If the Minnesota Vikings are to end their struggles in Chicago, they'll likely need to take care of the football against an opportunistic Bears defense that seems to have picked up where it left off last season.
Hoping to cut down on the mistakes made in their season-opening defeat, the Vikings look to avoid a sixth straight road loss to the Bears on Sunday.
Chicago has won 11 of 12 at home over Minnesota, averaged 35.6 points during this five-game winning streak and won the last three by an average margin of 20.3. The Bears have forced 31 turnovers in those 12 meetings, including 14 in the last five.
After leading the NFL with 44 takeaways in 2012, Chicago got a pair of Charles Tillman interceptions and recovered a fumble during last Sunday's 24-21 home win over Cincinnati.
That doesn't seem to bode well for the Vikings, who turned the ball over four times courtesy of quarterback Christian Ponder in their 34-24 loss at Detroit last Sunday.
"You have to be exceptional to win those games when you finish minus in the turnover ratio," Minnesota coach Leslie Frazier said. "We haven't shown that we are exceptional to be able to do that.
"We will get better."
If so, it must start with Ponder.
The third-year quarterback helped guide Minnesota to the playoffs in 2012, but he threw three interceptions and fumbled a handoff to Adrian Peterson in the fourth quarter that led to a Lions touchdown.
"Turnovers on the road - at home as well, but on the road in particular - are tough sometimes to overcome," Frazier said.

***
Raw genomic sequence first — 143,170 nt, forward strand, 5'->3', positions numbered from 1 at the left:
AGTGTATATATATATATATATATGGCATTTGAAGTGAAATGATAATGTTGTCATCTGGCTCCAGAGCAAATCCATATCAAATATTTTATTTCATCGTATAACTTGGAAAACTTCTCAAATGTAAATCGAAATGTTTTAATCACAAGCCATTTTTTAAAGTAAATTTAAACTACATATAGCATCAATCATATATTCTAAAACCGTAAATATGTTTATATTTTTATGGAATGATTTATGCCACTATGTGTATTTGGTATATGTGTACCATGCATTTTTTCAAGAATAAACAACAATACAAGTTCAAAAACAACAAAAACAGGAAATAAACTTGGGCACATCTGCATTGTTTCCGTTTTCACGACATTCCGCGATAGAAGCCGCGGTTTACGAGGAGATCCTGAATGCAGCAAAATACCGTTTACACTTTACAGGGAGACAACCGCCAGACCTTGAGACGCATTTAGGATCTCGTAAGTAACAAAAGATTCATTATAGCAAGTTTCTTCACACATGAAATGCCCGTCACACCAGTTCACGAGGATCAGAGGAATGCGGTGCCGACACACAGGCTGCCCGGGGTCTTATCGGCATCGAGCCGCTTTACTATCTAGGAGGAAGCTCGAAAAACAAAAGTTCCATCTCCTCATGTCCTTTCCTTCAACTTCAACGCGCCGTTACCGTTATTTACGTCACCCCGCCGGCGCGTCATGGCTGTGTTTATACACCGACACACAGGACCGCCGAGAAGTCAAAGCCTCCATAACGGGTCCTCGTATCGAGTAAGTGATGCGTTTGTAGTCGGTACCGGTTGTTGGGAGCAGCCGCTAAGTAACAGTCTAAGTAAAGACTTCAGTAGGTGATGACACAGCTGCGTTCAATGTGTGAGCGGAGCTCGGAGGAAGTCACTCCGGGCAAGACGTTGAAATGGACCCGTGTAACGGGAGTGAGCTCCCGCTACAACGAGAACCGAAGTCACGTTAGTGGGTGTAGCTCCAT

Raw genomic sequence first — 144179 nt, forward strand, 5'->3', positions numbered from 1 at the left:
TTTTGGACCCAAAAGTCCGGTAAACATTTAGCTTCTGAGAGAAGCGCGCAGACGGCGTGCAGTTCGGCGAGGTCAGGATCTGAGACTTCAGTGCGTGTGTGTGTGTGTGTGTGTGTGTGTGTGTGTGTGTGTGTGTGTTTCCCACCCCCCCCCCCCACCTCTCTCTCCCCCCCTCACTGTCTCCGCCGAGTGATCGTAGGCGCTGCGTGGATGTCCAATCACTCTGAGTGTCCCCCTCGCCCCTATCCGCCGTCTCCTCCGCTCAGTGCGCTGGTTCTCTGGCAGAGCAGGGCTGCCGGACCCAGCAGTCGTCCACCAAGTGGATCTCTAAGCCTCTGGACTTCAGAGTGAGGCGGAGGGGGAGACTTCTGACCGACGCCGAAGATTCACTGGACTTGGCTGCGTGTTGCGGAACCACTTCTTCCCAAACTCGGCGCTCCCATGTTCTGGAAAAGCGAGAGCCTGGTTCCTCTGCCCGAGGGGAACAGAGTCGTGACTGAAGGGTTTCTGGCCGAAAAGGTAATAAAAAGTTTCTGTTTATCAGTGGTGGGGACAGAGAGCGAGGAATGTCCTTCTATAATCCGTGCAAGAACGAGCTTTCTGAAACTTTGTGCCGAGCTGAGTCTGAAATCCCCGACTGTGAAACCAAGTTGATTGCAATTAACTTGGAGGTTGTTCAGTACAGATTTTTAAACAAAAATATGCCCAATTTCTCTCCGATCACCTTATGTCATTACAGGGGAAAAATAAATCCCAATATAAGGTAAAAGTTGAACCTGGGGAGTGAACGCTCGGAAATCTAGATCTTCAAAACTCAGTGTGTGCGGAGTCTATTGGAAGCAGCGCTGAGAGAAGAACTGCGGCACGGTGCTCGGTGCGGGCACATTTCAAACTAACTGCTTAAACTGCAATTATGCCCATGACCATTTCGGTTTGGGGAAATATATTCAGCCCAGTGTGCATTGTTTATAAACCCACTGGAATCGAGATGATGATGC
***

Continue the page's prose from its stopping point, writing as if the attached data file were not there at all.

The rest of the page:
Ponder, who passed for 236 yards and a TD, has thrown 28 interceptions in 28 regular-season games.
"It's always frustrating, but you've just got to forget about it and move on to next week, the Chicago game," said Jerome Simpson, who had seven receptions for 140 yards. "I believe in the guy, and he's going to come back even stronger and more confident this next week."
Ponder has thrown a touchdown and three picks in four games against the Bears but did help Minnesota snap a six-game slide in the series with a 21-14 win Dec. 9.
He could use a more sustainable effort from Peterson, who ran 78 yards for a touchdown on his first carry last Sunday, then was held to 15 on 17 attempts the rest of the game. Peterson did add another rushing score and a 4-yard TD reception.
The NFL's reigning MVP ran for 154 yards and two scores at home against the Bears last season and quietly gained 108 on 18 carries in a 28-10 loss at Soldier Field on Nov. 25.
Chicago held the Bengals to 63 rushing yards, but the play of its offense in first-year coach Marc Trestman's West Coast system has the team cautiously optimistic moving forward.
The Bears totaled 226 of their 323 yards during a second half in which they erased an 11-point deficit. Jay Cutler completed 63.6 percent of his passes for 242 yards with two TDs, an interception and connected with five receivers. Brandon Marshall had eight receptions for 104 yards and a score and Matt Forte recorded 91 total yards and a rushing TD.
After Cutler was sacked 38 times last season, Chicago's revamped offensive line held Cincinnati's vaunted defense without one.
"I thought no one got frustrated early on with us and the way we were playing," Cutler said. "We stuck to the game plan. The fourth quarter - that's when you've got to win ballgames in this league."
Trestman hopes to see improvement in the running game after Forte was held to 50 yards on 19 carries.
"We've got to do a better job for Matt of running the football and we think we can," he said.
Forte has averaged 4.1 yards per carry and never rushed for more than 96 in any of his nine games against the Vikings.
Marshall was targeted 37 times and caught 22 balls for 252 yards and a TD versus Minnesota in 2012.
The Associated Press News Service
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